SAN FRANCISCO-The second three months of the year saw San Francisco’s overall and class A vacancy rates both fall more than 100 basis points to 13.9% and 12.7%, respectively, according to a second quarter report by Cushman & Wakefield. C&W’s locally based senior director Chris Roeder tells that vacancy in the Downtown class A market fell to 11% from 11.7% in the second quarter and should be in single digits by this time next year, setting the stage for higher lease rates and new development.”Everyone expects rent spikes to occur when that happens,” says Roeder. “We’re already over $40 (per sf per year, full service) in the North of Market area and the (CBD) average is very close to $40.”

Companies that inked significant expansions this quarter include Capital Group, Winston Strawn, FTI Consulting, O’Melveny & Myers and Merrill Lynch. Although net absorption is down a little bit from previous quarters, Schroeder says several large lease deals are expected to be signed, which should boost absorption figures. BEA Systems, McKesson Corp., Blue Shield, Bain & Co. and Army Corps of Engineers all are likely to sign deals over 75,000 sf during the third quarter, though some are likely to be renewals, says Roeder.

“In general, you are seeing a lot of big tenants expanding where they are at,” says Roeder. “My personal guess is this time next year we will have seen job growth; it’s not only the big sized companies growing but also the small to mid-sized companies. I am continually receiving calls from brokers representing tenants I’ve never heard of, which means the tech market is coming back to some extent.”

The specter of single-digit vacancy rates and, therefore, higher lease rates, have some developers moving ahead with office projects. Tishman Speyer and Beacon Capital are both said to be moving forward on neighboring Mission Street projects, and Shorenstein Co. and Equity Office Properties Trust also are vying to become the first out of the gate. Their completion wouldn’t occur before 2009 at the earliest, however, which means CBD vacancy likely will continue to fall for at least the next 18 months, says Schroeder. In addition, he says some owners of class B and C assets who were considering residential conversions are now taking a second look at whether they might just as well rehab the buildings for office use.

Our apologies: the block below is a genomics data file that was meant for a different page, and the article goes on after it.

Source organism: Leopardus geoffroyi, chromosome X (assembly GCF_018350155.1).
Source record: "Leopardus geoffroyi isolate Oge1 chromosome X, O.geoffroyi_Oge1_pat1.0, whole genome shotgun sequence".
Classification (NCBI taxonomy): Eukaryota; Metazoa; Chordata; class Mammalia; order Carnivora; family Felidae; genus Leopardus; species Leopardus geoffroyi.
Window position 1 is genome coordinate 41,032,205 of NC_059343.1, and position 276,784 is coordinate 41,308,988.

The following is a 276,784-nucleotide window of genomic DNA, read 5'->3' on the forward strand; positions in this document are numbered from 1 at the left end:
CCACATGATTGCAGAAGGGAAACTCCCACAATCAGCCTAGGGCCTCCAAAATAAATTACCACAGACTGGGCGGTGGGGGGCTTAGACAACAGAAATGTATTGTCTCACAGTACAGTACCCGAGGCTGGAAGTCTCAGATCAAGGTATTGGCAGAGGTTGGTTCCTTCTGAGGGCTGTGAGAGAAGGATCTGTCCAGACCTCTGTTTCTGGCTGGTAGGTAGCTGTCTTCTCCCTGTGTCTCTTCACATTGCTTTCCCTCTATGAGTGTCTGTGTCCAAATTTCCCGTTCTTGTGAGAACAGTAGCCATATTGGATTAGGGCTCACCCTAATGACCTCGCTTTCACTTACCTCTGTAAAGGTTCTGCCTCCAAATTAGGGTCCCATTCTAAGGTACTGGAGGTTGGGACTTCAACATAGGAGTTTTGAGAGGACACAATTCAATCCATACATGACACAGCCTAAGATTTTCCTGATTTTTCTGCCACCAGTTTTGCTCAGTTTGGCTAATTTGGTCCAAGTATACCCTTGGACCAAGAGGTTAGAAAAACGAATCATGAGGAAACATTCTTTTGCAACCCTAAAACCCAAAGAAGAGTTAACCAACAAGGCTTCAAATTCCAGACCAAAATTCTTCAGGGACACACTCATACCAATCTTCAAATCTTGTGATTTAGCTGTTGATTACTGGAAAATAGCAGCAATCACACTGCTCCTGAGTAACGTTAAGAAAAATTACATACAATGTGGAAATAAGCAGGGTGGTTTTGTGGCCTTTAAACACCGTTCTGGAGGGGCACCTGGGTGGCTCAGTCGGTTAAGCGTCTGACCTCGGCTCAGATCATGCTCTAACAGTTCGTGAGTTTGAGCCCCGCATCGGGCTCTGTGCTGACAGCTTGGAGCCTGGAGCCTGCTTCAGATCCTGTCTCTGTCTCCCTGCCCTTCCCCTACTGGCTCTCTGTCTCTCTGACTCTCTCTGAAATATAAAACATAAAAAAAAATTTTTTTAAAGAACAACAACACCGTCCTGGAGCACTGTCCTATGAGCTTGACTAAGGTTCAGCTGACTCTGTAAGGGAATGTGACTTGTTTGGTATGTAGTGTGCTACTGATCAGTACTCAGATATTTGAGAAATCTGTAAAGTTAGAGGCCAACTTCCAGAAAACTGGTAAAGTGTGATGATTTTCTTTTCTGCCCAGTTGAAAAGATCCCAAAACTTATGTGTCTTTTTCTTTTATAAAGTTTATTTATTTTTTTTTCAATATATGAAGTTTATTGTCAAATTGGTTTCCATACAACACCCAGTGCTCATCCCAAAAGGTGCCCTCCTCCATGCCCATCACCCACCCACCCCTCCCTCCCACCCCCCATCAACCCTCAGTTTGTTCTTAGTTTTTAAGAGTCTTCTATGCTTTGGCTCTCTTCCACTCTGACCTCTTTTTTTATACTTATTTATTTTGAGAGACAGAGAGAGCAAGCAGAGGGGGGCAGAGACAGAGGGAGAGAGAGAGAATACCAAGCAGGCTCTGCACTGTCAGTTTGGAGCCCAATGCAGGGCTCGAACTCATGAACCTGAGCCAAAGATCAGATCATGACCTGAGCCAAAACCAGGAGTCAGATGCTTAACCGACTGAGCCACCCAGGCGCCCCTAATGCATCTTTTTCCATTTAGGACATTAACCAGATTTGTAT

Eventually, the higher lease rates could force some companies to consider expanding outside of the city limits. The added benefit of a move outside the city could be lower taxes because a payroll tax that went away in 2001 may be reinstated with the recovering market. Board of Supervisors President Aaron Peskin earlier this month announced plans to seek voter approval for 1/10th of 1% tax on gross receipts of businesses that bring in more than $2 million. The measure also would apply to large commercial landlords, who would be forced to pay a 1.4% tax on their lease and rent revenue income above $2 million. If approved by the Board of Supervisors, the legislation would go before the voters in November.

“San Francisco has definitely rebounded since 2002 and 2003, but to continue to attract new and expanding companies, our city government needs to be very careful to not take advantage of our tenant base and developers with new taxes,” says Roeder.

According to the report, CBD class A asking rental rates continued to climb in the second quarter, albeit at a slower pace than last year. After experiencing a 19.7% increase in 2005, the CBD class A rate increased 4.6% in the first quarter and 3.1% this quarter to currently stand at $39.36 per sf.

Rent growth in Tier One assets have also decelerated, experiencing a 6.2% increase over the first two quarters this year after surging 26% in 2005. Despite that, Tier One view space is now commanding upward of $60 per sf for the first time since 2001, according to the report.

The surge in rents for premium space has left many tenants opting for class B space instead. As a result, CBD class B rents jumped 7.5% in the second quarter, from $25.44 per sf to $27.36 per sf. The rent growth in the class B market has attracted the interest of many investors. Roeder says many investors are looking for buildings containing lots of rollover space because they are anticipating further rent spikes in the future.

Others are looking for more stabilized assets, including the Irvine Co., which has placed 560 Mission under contract for $400 million. Leased in entirety through 2017 by JP Morgan Chase, the building sale would become the third plus-$600 per-sf sale over the past year, joining the sales of 555 California and the Gap building at 550 Terry Francois in Mission Bay.

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